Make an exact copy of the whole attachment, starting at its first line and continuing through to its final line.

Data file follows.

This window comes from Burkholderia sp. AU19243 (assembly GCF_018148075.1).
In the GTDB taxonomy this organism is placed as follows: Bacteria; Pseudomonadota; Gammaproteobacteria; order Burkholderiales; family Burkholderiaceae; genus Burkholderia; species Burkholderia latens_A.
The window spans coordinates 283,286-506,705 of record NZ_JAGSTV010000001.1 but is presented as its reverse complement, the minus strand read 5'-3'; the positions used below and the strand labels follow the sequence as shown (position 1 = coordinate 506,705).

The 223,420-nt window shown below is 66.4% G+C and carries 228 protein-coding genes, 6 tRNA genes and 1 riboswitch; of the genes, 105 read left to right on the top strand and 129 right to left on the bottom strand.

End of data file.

This window comes from Burkholderia sp. AU19243 (assembly GCF_018148075.1).
In the GTDB taxonomy this organism is placed as follows: Bacteria; Pseudomonadota; Gammaproteobacteria; order Burkholderiales; family Burkholderiaceae; genus Burkholderia; species Burkholderia latens_A.
The window spans coordinates 283,286-506,705 of record NZ_JAGSTV010000001.1 but is presented as its reverse complement, the minus strand read 5'-3'; the positions used below and the strand labels follow the sequence as shown (position 1 = coordinate 506,705).

The 223,420-nt window shown below is 66.4% G+C and carries 228 protein-coding genes, 6 tRNA genes and 1 riboswitch; of the genes, 105 read left to right on the top strand and 129 right to left on the bottom strand.